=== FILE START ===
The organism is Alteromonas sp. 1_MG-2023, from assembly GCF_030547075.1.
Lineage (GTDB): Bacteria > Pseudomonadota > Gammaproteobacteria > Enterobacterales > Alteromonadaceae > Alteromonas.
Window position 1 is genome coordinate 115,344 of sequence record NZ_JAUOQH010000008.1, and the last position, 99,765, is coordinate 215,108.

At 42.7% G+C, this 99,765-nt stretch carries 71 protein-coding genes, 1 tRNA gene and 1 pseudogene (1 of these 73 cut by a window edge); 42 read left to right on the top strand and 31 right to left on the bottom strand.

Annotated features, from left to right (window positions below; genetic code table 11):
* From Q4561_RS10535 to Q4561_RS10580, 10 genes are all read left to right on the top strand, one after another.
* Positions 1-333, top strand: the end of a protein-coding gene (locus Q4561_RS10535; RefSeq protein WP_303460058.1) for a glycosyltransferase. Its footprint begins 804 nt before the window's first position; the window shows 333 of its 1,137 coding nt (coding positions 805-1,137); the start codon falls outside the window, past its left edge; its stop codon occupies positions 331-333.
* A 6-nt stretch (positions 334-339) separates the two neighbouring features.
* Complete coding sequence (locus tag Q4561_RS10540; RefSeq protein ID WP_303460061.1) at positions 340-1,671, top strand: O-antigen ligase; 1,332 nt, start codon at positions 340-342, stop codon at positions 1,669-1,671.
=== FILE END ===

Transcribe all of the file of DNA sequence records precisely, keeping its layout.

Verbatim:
The organism is Alteromonas sp. 1_MG-2023, from assembly GCF_030547075.1.
Lineage (GTDB): Bacteria > Pseudomonadota > Gammaproteobacteria > Enterobacterales > Alteromonadaceae > Alteromonas.
Window position 1 is genome coordinate 115,344 of sequence record NZ_JAUOQH010000008.1, and the last position, 99,765, is coordinate 215,108.

At 42.7% G+C, this 99,765-nt stretch carries 71 protein-coding genes, 1 tRNA gene and 1 pseudogene (1 of these 73 cut by a window edge); 42 read left to right on the top strand and 31 right to left on the bottom strand.

Annotated features, from left to right (window positions below; genetic code table 11):
* From Q4561_RS10535 to Q4561_RS10580, 10 genes are all read left to right on the top strand, one after another.
* Positions 1-333, top strand: the end of a protein-coding gene (locus Q4561_RS10535; RefSeq protein WP_303460058.1) for a glycosyltransferase. Its footprint begins 804 nt before the window's first position; the window shows 333 of its 1,137 coding nt (coding positions 805-1,137); the start codon falls outside the window, past its left edge; its stop codon occupies positions 331-333.
* A 6-nt stretch (positions 334-339) separates the two neighbouring features.
* Complete coding sequence (locus tag Q4561_RS10540; RefSeq protein ID WP_303460061.1) at positions 340-1,671, top strand: O-antigen ligase; 1,332 nt, start codon at positions 340-342, stop codon at positions 1,669-1,671.